6. Don’t expect perfection. Whether your child is 5 months or 5 years old they are still relatively new to this world and only been exposed to the proper way of completing many functions a small number of times. Their little minds, acting like sponges, are trying desperately to gather as much information as it possibly can to assimilate and perform many daily tasks. It will take many, many, many attempts at trying to complete a task a certain way before they accomplish it. And even at that the accomplishment will arrive with frayed edges. Be patient and treat each attempt as the first and you will take the pressure of perfection off of your little one whom so desperately wants to not only help you with grown up things but wants to do so many things on his own. Your child should be driven to please himself as far as accomplishing a task. Don’t make him feel a failure when an attempt is not flawless. This will only make him less eager to try at all.
  7. Feed your child right. A body uses food as fuel. If you fill it with junk food you will find that it doesn’t run well. It may speed up and slow down throughout the day making the driver (your child) very grumpy. Make sure your child is not hungry. No fuel means no energy, which means a grumpy child. Keep snacks and meals as healthy as possible. I am not saying never allow your child a treat. By all means indulge them every now and then just use good judgment on when and how much. For example, If you give your child a sugary treat just before nap or bedtime good luck in getting them to rest at all let alone soundly. The same goes for mealtime foods. If your child has a sugary cereal with fruit for breakfast followed by a few cookies and juice for snack then a peanut butter and jelly sandwich (which alone has plenty of sugar), an apple and juice for lunch you might as well call Nassau for a countdown to lift off. Many foods have hidden sugars. Read labels and act accordingly.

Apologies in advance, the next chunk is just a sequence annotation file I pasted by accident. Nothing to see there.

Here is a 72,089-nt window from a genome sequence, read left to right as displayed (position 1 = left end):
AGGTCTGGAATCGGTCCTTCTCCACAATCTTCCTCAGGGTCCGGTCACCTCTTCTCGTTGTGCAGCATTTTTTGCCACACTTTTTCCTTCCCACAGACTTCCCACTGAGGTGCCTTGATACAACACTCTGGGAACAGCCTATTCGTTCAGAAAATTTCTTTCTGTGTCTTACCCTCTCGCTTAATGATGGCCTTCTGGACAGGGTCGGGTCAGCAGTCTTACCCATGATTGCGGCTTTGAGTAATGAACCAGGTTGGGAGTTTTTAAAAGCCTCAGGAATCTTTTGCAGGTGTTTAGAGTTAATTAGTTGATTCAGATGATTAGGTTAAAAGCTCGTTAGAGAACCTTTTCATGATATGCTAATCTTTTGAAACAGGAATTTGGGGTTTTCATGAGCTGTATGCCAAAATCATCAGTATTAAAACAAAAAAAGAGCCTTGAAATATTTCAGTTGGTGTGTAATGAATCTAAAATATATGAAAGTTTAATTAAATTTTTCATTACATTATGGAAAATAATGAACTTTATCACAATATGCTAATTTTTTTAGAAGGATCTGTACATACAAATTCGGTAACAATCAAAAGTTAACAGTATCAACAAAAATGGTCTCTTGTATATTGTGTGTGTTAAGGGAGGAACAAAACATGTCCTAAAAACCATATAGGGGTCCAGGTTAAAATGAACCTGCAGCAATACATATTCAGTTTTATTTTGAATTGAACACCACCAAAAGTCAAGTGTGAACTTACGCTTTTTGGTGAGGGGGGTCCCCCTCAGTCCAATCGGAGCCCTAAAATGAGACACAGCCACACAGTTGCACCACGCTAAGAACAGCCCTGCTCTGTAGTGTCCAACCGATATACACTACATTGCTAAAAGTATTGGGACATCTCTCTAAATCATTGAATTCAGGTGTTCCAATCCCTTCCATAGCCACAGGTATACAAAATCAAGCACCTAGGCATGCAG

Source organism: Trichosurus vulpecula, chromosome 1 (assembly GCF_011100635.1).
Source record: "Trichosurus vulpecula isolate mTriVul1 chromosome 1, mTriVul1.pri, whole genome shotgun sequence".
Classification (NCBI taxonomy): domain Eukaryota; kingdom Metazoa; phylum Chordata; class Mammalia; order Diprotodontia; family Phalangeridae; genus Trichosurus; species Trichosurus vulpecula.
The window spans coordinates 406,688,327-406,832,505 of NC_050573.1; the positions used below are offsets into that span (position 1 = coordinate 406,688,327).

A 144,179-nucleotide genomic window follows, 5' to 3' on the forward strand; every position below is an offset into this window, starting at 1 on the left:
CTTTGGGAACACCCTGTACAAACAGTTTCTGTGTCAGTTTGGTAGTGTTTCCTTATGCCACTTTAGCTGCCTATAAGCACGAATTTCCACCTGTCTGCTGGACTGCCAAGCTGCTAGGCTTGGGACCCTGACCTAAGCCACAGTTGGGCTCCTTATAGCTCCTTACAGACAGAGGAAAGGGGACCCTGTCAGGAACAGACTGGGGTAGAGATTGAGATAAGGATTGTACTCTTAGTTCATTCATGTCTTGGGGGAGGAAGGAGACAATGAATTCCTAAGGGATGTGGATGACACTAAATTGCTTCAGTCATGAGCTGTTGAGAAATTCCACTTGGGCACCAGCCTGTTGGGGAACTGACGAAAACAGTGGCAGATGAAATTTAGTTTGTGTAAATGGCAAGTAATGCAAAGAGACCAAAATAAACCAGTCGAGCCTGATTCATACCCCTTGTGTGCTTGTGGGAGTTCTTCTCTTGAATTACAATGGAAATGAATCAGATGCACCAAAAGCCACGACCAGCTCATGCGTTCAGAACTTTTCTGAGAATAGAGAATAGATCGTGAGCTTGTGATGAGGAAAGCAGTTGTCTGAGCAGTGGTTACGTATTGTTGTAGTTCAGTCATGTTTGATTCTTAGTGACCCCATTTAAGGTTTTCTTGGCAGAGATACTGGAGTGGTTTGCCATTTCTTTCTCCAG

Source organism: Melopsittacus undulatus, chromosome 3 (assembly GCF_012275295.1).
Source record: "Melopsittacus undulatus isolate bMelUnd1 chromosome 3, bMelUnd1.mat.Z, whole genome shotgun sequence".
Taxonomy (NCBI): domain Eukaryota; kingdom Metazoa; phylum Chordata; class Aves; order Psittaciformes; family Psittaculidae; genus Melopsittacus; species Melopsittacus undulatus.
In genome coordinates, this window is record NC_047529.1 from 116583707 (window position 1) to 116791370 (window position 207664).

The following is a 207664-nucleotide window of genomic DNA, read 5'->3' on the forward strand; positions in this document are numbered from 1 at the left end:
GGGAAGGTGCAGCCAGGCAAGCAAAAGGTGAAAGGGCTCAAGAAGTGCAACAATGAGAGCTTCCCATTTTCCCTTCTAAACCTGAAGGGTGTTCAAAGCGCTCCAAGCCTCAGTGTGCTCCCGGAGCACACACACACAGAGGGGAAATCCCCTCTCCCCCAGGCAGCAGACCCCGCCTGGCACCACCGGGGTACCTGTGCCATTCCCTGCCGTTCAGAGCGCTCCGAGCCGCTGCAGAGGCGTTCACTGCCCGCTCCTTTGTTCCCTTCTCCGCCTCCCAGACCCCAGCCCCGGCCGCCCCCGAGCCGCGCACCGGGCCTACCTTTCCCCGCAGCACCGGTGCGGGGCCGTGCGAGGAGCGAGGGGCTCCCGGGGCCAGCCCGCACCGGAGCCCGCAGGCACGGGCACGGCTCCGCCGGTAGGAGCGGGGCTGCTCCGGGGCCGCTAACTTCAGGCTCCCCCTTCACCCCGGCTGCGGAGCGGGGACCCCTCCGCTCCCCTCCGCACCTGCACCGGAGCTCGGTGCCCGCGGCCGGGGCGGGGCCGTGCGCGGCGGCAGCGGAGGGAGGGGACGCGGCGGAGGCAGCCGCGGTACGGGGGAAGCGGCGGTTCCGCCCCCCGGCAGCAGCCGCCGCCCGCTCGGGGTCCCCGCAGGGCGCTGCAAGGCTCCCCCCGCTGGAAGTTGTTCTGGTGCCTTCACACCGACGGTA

8. Self-Expression. Give your child plenty of opportunities to express himself. Play various types of music and let him dance or color to it. I know the push is for classical music to stimulate brain function these days but don’t rule out good old rock and roll, jazz, blues, country etc. Take your child to a museum and show him many different types of art from sculptures to paintings and more. Allow your child to be creative at home. Save as many empty rolls of paper towels, toilet paper, tissue boxes, egg cartons and cans with lids as possible. Break out the glue or string and create. Use clay or make papier-mâché to create masterpieces. Whatever seems to interest your child indulge him for as long as you can.
  9. Teach them independence. Children want to do for themselves. Show them how, just remember "Common Sense Tip #6". If you do for them all the time they will never learn how to do for themselves. Allow your child the sense of pride that comes with doing something without asking for help. Everything your child can do for himself gives him that much more control over his life. Don’t worry he will always need you in his life but rather than his need for you to do for him he will need you to be there for him.
  10. Listen to your child. There is nothing more demeaning than to talk to someone who is paying less than half attention to you. Don’t make the newspaper or television more important than your child. Stop what you are doing, get on an eye-to-eye level and listen to what your child is saying. Whether it is about a pretend bear that came to his afternoon camp out or how he dug a huge hole in the sandbox or simply that he loves you, Listen, Listen and Listen. Not only should you look your child in the eye when he speaks to you but reply to your child so he knows you heard him.
By Cheryl Zarra